If you’re like me, time tends to blur together, especially since the millennium. Long gone are the palpable vibes that marked the decades. It’s been replaced by a seemingly endless passage of time. Blink and it’ll be 2024. Still, looking back at the early aughts—when the fear of Y2K faded only to be replaced by different terrors looming on the horizon—I am often surprised by how many amazing, groundbreaking horror films made their debut during that decade.
I could surely create a best-of list for 2000s-era films that extends into the hundreds— but I won’t. Instead, I offer what I think are some of the best.
A standout film in the “New French Extremity” movement, which prioritizes borderline overwhelming levels of violence to evoke a uniquely felt fear, Martyrs started scaring audiences everywhere in 2008. Telling the tale of two women, Lucie and Anna, who were both tortured as kids, as they seek vengeance for the horrors of their youth. It’s truly an unforgettable film.
American Psycho (2000)
Oh, the days of having to return videotapes. The adaptation of the Bret Easton Ellis novel of the same name, Mary Harron quite literally crafted a masterpiece. The tone is pitch-perfect—and Christian Bale is perfectly cast as the titular character Patrick Bateman living a fickle, consumerist lifestyle in 80s-era Manhattan while his sanity gives way to extreme violence. There are so many memorable scenes, it’s hard-pressed to not recommend watching it at least once.
Though it technically is a zombie film, Pontypool is memorable for being so much more. Shot on a shoestring budget, it’s more War of the Worlds than any typical zombie flick. Here we listen to the soothing voice of radio disc jockey Grant Massey as he delivers the news amid a treacherous snowstorm while a strange virus infects the English language, causing people to get “caught up” on an infected word which turns them into maddening zombies. Talk about a unique premise!
Session 9 (2001)
It’s a film that was expected to flop, yet has become a cult sensation. Session 9 is about a crew of abatement workers that take a job at an abandoned mental asylum on the cheap because they really need the money. The desperation permeates the entire film, including the increasingly tense interactions among the crew as their once chill and laid-back boss, Gordon, loses his sanity. The film holds up really well and acts not only as an effective portrayal of financial frustration but also as a haunting tale of how ideas alone can “possess” you.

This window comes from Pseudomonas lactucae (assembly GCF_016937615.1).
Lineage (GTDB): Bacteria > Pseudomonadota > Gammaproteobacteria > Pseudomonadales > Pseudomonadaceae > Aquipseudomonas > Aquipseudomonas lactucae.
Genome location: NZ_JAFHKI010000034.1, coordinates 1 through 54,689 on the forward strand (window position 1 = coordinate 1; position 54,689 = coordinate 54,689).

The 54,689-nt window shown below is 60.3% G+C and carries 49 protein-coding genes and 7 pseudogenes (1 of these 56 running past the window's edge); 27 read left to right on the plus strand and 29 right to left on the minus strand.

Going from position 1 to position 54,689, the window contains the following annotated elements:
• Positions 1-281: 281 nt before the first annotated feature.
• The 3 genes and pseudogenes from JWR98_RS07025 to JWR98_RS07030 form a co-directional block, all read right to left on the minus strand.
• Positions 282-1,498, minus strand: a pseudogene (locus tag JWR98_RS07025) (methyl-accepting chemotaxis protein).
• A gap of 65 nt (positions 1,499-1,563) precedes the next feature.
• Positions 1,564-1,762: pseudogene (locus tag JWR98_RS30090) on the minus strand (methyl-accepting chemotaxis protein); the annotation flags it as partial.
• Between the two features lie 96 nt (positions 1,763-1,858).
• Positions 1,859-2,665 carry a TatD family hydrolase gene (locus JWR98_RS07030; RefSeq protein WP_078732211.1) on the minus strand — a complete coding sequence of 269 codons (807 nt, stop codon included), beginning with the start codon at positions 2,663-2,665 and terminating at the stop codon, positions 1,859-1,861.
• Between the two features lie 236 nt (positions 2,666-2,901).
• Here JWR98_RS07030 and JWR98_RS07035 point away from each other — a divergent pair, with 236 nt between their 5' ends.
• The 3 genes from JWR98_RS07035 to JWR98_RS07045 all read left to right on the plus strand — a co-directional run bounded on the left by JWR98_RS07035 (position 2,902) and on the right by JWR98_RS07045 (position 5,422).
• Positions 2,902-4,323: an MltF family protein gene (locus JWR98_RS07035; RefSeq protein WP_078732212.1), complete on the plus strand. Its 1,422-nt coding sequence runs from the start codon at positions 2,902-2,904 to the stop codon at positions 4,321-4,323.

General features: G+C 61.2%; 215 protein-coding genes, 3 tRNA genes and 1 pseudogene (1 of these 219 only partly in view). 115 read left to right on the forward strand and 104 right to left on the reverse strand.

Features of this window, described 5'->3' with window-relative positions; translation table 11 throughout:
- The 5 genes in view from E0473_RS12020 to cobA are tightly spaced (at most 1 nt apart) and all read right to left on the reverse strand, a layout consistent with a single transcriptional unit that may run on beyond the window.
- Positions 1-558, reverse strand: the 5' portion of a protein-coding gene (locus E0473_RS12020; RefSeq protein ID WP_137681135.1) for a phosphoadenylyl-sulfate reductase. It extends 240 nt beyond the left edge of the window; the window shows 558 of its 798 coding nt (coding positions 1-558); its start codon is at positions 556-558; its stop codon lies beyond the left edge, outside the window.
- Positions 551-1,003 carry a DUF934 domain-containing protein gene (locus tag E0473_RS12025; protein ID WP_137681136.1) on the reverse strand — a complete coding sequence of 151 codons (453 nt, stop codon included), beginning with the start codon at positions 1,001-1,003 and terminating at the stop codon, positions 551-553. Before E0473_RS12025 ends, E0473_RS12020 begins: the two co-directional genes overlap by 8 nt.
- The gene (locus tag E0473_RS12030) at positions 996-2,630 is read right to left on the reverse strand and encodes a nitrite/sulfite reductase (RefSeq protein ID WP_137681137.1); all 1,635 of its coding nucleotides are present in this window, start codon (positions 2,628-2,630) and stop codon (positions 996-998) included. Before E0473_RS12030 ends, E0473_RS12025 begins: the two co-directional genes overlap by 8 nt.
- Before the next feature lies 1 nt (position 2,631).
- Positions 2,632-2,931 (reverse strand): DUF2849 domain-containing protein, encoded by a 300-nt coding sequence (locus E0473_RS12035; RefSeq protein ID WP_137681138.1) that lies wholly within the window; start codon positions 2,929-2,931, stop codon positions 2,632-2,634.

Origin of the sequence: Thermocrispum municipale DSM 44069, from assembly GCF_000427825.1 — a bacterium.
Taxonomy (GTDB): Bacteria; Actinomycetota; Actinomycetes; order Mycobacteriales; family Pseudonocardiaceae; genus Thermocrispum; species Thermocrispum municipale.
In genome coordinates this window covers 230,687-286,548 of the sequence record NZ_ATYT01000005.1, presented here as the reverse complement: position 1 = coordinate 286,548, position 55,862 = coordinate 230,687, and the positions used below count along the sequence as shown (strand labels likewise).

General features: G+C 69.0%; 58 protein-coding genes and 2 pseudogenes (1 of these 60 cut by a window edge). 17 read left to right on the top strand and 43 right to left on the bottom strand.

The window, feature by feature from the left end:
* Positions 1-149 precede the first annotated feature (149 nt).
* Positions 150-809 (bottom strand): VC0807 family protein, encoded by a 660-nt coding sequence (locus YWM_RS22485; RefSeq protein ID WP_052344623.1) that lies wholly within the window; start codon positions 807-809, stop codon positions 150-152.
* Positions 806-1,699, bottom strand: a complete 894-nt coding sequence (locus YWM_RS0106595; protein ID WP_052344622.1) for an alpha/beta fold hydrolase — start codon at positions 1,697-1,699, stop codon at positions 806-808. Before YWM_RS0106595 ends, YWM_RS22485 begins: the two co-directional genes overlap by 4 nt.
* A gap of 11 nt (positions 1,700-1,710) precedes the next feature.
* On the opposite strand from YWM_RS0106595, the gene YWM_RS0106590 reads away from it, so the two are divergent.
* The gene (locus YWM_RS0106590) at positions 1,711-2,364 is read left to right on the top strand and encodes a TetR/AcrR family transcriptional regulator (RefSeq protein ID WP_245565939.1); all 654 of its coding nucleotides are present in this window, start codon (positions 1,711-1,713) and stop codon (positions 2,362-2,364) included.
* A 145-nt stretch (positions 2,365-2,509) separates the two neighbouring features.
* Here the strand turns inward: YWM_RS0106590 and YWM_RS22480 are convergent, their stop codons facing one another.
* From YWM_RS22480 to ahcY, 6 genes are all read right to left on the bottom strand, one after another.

In My Skin (2002)
Yeah, this film. Where do I even start? In My Skin is brimming with self-destruction. The film portrays a woman named Esther as she begins to lose her grip on reality after she gets into an accident and hurts her leg. It comes out in vivid acts of cutting and depravity. Those scenes will be forever imprinted in your mind so be warned before watching! In My Skin makes Tetsuo: The Iron Man look preschool.
Lake Mungo (2010)
Lake Mungo is the very definition of “slow burn.” Initially made to be a straightforward documentary involving the drowning of a teenager, complete with extended interviews with her family, it soon becomes much more than that—with a supernatural bent that basically should remain hidden until the viewer makes it to the supremely effective last half of the film. Go in blind, expecting nothing. Trust me, you’ll leave the experience calling it a one-of-a-kind slice of found footage horror.
Paranormal Activity (2009)
Perhaps the one film that revived found footage in a way that Blair Witch Project had popularized the subgenre, Paranormal Activity was a true blockbuster when it hit theaters. People everywhere were talking about it, and it wasn’t just horror fanatics. Widely known to be filmed for a measly $15 grand, Oren Peli had audiences spellbound by the story about a young couple as they deal with the possibility that one of them is haunted. The film launched a lucrative series (hey, some of the sequels are actually good too!) but there really was nothing quite like watching Paranormal Activity when it launched in theaters.
The Strangers (2008)
Yeah, I had to add this one to the list. The Strangers is so often compared to Funny Games as being among the best in the home invasion subgenre and with good reason. The film so effectively captures the fear of a house being destroyed, the psychology of both invader and victim, that it stands as a film that is often considered “too scary” for some viewers. That says a lot, considering how many years have passed since the film made its debut.